Deal breaker: Credit crunch smashes i2-JDA merger
In announcing the proposed $346 million acquisition in August, CEOs of both companies said the deal would create one of the world’s strongest best-of-breed supply chain software suppliers.
In early November, however, JDA asked to negotiate a lower price, stating that because of the recent financial crisis, “available credit terms would result in unacceptable risks and costs to the combined company.”
That didn’t fly with i2 management, which argued that the deal was not tied to JDA’s ability to obtain favorable financing. If JDA didn’t agree to the original terms, i2 management said it would exercise its right to terminate the deal and collect a $20 million termination fee.
On December 4, i2 announced its intent to terminate the deal and said it expected JDA to pay the $20 million within three business days.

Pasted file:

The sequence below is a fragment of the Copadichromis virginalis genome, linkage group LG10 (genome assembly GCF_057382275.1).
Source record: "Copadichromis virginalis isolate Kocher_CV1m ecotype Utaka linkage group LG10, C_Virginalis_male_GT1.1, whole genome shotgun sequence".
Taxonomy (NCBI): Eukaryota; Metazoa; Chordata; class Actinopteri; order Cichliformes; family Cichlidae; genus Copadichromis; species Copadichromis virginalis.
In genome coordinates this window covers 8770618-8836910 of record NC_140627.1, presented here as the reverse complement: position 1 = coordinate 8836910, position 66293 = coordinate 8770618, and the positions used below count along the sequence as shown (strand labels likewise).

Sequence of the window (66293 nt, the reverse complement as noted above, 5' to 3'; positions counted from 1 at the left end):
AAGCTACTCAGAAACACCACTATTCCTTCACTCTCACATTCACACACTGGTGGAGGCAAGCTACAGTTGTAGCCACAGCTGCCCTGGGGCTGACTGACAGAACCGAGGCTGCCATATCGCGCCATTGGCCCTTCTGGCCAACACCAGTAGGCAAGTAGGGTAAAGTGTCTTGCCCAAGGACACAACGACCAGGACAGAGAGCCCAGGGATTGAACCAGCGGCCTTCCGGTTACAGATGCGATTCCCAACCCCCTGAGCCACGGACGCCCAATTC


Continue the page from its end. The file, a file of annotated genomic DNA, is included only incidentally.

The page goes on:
While it seems clear this deal is dead, the question now becomes: what does i2 do next? This former industry heavyweight has struggled to stay afloat since the dot-com crash. Most of the companies it competed with in the supply chain management space have either been acquired by other companies or decided to operate as smaller niche players focusing on solving specific supply chain problems.
In a statement announcing the end of the agreement with JDA, Jackson L. Wilson Jr., executive chairman of the i2 board, said the company is in a strong cash position.
CEO Dr. Pallab Chatterjee said, “In these difficult economic times, supply chain management is crucial to efficient business operations. So today, more than ever, businesses need the technology and expertise of i2.”